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What to Expect with a Tooth Extraction

If you hear your dentist in Virginia Beach say you need a tooth extraction, you’re probably imagining a painful scenario. It’s often the fear of the unknown that has people apprehensive. People may have heard horror stories from their grandparents about the pain and tugging and pulling that occurs. Fortunately, it’s not like that anymore. Your mouth will be numb and dentists have modern tools to loosen the tooth and pull it out in just a few minutes. The only thing you’ll feel is a slight pressure, like someone pushing on your jaw.

A tooth extraction is a fairly common dental procedure where the crown and roots of the tooth are extracted from the socket. There are two types of extractions; simple and surgical. Your family dentist in Virginia Beach can do a simple extraction quickly by loosening the tooth and pulling it out with special dental forceps. If there is gum tissue covering the tooth, you’ll need a surgical extraction. Either way, you’re numb and won’t feel pain. If you are awake, you may feel a little pressure, but not pain. If you do feel any pain, you can let your dentist know immediately and you’ll receive more local anesthetic.

Knowing what will happen is vital to easing your fears about having a tooth pulled. Knowing about your anesthesia options, what will happen and your costs will help you relax.

What Is the Process Before Getting a Tooth Extracted?

Your dentist will examine the tooth in question and take an x-ray first. They will then decide if you need a simple or surgical extraction and explain the reason why to you. You’ll learn about your anesthesia options as well.

Reasons your dentist will recommend an extraction include decay or damage too extensive for a root canal and crown to repair. Your teeth may be crowded; pulling a tooth may give the others room to straighten out. If a tooth is impacted and can’t break through the gum, it’s necessary to pull it to prevent infections, cysts and tumors.

Before starting the procedure, your dentist will need to know about any medications you take, including ones prescribed by your doctor and OTC drugs. This includes vitamins and nutritional supplements as well.

You’ll also need to complete a medical history form. Your dentist will look for:

  • Heart defects
  • Mechanical heart valves
  • A history of bacterial endocarditis
  • Joint replacements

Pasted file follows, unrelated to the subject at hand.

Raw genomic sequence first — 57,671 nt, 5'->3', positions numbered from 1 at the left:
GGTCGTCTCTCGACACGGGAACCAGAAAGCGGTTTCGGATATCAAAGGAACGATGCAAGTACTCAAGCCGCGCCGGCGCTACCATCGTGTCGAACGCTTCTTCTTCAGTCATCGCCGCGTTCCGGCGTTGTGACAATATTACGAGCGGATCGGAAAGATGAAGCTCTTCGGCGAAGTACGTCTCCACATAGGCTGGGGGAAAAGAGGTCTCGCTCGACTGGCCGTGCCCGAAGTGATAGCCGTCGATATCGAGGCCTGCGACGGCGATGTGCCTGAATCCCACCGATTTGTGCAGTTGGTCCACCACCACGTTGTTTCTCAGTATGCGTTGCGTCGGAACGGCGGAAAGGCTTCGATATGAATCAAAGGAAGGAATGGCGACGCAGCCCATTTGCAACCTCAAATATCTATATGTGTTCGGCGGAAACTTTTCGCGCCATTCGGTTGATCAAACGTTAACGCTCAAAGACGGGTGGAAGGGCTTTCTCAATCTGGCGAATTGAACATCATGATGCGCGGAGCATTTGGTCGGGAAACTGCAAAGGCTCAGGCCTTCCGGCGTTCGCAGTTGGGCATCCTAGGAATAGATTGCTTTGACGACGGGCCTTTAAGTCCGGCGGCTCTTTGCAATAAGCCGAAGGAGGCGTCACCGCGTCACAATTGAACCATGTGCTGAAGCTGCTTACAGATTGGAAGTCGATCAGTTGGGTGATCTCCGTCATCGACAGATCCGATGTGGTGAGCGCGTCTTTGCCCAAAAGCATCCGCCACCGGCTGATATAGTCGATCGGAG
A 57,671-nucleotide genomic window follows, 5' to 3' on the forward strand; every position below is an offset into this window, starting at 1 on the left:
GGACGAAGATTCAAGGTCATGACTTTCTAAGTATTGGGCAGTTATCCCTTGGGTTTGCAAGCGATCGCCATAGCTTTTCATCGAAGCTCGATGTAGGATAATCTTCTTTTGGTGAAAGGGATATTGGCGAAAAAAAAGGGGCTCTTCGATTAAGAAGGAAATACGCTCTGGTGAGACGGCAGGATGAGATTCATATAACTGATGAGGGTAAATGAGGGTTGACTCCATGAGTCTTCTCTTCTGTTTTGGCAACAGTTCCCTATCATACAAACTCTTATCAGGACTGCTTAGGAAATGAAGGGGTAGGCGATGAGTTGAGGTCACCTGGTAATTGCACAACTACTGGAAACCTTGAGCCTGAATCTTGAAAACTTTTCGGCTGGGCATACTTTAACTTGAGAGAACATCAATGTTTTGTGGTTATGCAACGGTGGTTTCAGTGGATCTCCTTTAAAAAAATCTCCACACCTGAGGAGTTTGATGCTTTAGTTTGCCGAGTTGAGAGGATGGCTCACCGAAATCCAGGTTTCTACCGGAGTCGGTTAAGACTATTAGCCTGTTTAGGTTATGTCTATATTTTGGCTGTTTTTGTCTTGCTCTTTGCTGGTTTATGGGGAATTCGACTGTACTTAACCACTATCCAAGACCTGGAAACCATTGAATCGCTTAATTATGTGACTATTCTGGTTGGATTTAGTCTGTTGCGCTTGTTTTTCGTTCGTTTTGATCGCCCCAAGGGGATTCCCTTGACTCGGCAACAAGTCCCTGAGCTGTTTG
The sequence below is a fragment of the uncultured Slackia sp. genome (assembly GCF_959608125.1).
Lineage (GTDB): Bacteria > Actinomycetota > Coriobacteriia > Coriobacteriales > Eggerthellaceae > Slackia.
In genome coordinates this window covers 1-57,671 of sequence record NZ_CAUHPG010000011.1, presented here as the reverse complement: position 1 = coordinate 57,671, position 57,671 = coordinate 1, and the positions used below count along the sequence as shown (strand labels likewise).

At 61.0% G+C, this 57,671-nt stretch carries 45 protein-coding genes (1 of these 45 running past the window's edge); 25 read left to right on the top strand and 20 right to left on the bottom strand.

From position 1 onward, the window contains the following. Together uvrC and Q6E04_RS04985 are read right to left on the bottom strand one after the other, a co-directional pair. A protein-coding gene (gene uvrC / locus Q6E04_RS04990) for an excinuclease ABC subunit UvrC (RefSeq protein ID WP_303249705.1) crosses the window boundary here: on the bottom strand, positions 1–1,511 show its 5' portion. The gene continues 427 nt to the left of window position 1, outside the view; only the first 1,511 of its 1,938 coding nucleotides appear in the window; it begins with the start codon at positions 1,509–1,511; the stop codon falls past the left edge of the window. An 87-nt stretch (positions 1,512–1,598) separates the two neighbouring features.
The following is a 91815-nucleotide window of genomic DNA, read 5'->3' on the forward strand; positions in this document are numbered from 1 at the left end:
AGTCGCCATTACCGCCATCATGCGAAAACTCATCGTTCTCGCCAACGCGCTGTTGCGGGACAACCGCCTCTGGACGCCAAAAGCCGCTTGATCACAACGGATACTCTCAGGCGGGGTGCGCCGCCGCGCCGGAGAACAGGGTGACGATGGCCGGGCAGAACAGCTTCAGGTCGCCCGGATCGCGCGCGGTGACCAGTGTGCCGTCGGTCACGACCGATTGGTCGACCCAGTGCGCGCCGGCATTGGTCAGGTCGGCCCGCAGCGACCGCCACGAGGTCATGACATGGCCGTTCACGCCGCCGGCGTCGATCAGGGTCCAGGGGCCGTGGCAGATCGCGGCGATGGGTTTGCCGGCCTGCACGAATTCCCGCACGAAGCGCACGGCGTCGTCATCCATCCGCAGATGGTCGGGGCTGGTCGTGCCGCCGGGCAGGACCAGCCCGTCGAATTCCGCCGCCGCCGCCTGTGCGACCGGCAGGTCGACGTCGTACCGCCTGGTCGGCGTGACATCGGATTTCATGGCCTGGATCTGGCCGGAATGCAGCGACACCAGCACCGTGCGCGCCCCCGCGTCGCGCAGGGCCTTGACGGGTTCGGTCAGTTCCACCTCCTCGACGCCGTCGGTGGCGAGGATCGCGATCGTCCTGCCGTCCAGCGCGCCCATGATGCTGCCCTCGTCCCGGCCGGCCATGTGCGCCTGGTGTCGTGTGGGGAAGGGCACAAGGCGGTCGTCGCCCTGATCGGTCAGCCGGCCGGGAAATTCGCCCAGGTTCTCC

• Liver disease
  • An impaired immune system

These conditions can make you more prone to infections. Your dentist may prescribe antibiotics to take before the extraction.

You should check with your dental insurance company to verify your coverage. If you do not have insurance, you will want to discuss the total costs with your dentist and go over your payment options.

What Happens After Having a Tooth Extraction?

You can expect the site to heal in about a week if you have a simple tooth extraction. After your dentist pulls the tooth, he or she will place gauze over the wound to stop the bleeding. It should stop soon, but you can change the gauze if necessary when you get home. Expect some swelling and discomfort once the area isn’t numb anymore.

Plan your extraction for a time when you can rest afterward for at least 24 hours. Lie with an extra pillow to elevate your head. This will help stop the bleeding and ensure you don’t dislodge the blood that forms in the socket.

Other things you can do to avoid disturbing the clot and preventing infection include:

  • Avoid using a straw for 72 hours.
  • After the first 24 hours, you can brush if you avoid the extraction site and rinsing vigorously.
  • Eat soft, nutritious foods for at least 72 hours, carefully avoiding the extraction site.
  • Use a salt-water rinse as your dentist directs.
  • Take painkillers as directed.

Most people heal from simple extractions in a week, but everyone is different. Your tooth extraction site is healed when gum tissue replaces the blood clot and seals the cavity.

If you notice any of the following after your extraction, please contact your dentist:

  • Extreme bleeding. Some bleeding is normal, but your mouth should not fill up with blood.
  • Excessive swelling
  • Agonizing pain – the blood clot could have dislodged
  • Chills or a fever

What Are Wisdom Teeth Extractions Like?

Wisdom teeth are molars that emerge in the back of the mouth in a person’s late teens or early 20s. They are teeth our ancestors needed to chew their diet which mainly consisted of raw foods. Our diet has changed, so we don’t need wisdom teeth. In fact, some lucky people don’t get them at all. Unfortunately, our jaws have shrunk; most people don’t have room for their wisdom teeth to emerge straight.

Sometimes, wisdom teeth get trapped in the gums (impacted). If this is the case, your dentist will recommend a surgical extraction. Impacted wisdom teeth can cause pain, infections and other issues. Wisdom teeth growing in crooked can also cause issues, like damage to adjacent teeth and decay since they are hard to keep clean. A dentist can pull wisdom teeth that are visible in the mouth. For both surgical and simple extractions, you’ll typically receive local or intravenous anesthesia. Wisdom teeth extractions can take up to an hour. Healing can take up to two weeks.

Some dentists advise wisdom teeth extractions become the teeth become problematic. There are advantages to this approach, mainly that you’ll heal faster when you are younger and you’ll be spared potential pain. There are also disadvantages, including the cost and the risk of complications. Talk the matter over with your dentist in Virginia Beach to learn about your options.

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